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NBA Releases List of Approved Leftist Messages for Players' Jerseys

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When the National Basketball Association picks up where it left off before it stopped play, it wants its players to be able to let their opinions be known on the back of their jerseys. That’s just so long as their opinion fits in a preapproved list offered by the league.

Players have a total of 29 league-approved ways to express themselves by replacing their name above the number on the rear of the jersey during the first four days of the restarted season, which begins July 30.

The list was hashed out by the NBA and the National Basketball Player’s Association, according to a story first reported Saturday by ESPN.

It probably goes without saying that none of them is “I Stand With Hong Kong.” What’s truly astounding, however, is that almost all 29 tilt to the left.

Here’s the full list of NBA-approved messages you can send the fans when the league reconvenes at the ESPN Wide World of Sports Complex in Orlando, Florida: “Black Lives Matter”; “Say Their Names”; “Vote”; “I Can’t Breathe”; “Justice”; “Peace”; “Equality”; “Freedom”; “Enough”; “Power to the People”; “Justice Now”; “Say Her Name”; “Sí Se Puede (Yes We Can)”; “Liberation”; “See Us”; “Hear Us”; “Respect Us”; “Love Us”; “Listen”; “Listen to Us”; “Stand Up”; “Ally”; “Anti-Racist”; “I Am a Man”; “Speak Up”; “How Many More”; “Group Economics”; “Education Reform”; and “Mentor.”

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One of the slogans has appeared on NBA stars’ attire before: LeBron James and others wore “I Can’t Breathe” T-shirts during warmups in December 2014 to protest the death of Eric Garner in police custody.

If players don’t want to limit themselves to those messages or they don’t want to pick something tepidly vague like “Mentor,” they can always just go with their last name. If they want to keep a league-approved message after the four-day period, it’ll be put below the number on the back.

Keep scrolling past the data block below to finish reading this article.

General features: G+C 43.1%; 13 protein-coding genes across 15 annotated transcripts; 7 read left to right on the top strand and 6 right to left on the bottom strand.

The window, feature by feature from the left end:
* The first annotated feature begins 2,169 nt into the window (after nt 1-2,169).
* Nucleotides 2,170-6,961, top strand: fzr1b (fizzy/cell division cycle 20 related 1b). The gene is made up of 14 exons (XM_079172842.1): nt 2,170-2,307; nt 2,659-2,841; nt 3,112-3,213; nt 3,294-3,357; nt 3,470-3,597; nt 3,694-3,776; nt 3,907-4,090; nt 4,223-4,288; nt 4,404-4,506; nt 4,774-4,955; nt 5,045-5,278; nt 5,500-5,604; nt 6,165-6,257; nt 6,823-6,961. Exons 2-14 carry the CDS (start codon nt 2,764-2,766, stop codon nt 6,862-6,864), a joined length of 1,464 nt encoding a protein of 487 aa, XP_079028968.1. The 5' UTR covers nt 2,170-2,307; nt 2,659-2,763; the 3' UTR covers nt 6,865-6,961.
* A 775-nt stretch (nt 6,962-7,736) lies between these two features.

Is the NBA limiting players' options to avoid offending China?

ESPN had previously reported that the names of the individuals whose deaths precipitated this spate of national unrest won’t be used because it would be difficult to get the approval of their families.

“We’re just trying to continue to shed light on the different social justice issues that guys around our league continue to talk about day in and day out,” said players union president Chris Paul, who plays for the Oklahoma City Thunder.

“People are saying that social justice will be off of everybody’s mind in Orlando,” he said. “With these jerseys, it doesn’t go away.”

No, but the fact that this is social justice filtered through some very careful PR work on the NBA’s part probably won’t go away, either.

Paul insisted that the players, at least, are excited about the messages on the back of the jerseys.

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“The guys I talked to were definitely excited,” Paul said. “The reason I’m passionate and excited about it is that it gives a voice to the voiceless. It also gives guys a chance to shine a light on something they are passionate about. Otherwise, they may not have been given a chance to express themselves.”

Apparently, two of the guys he talked to weren’t Mike Scott of the Philadelphia 76ers or Jaylen Brown of the Boston Celtics.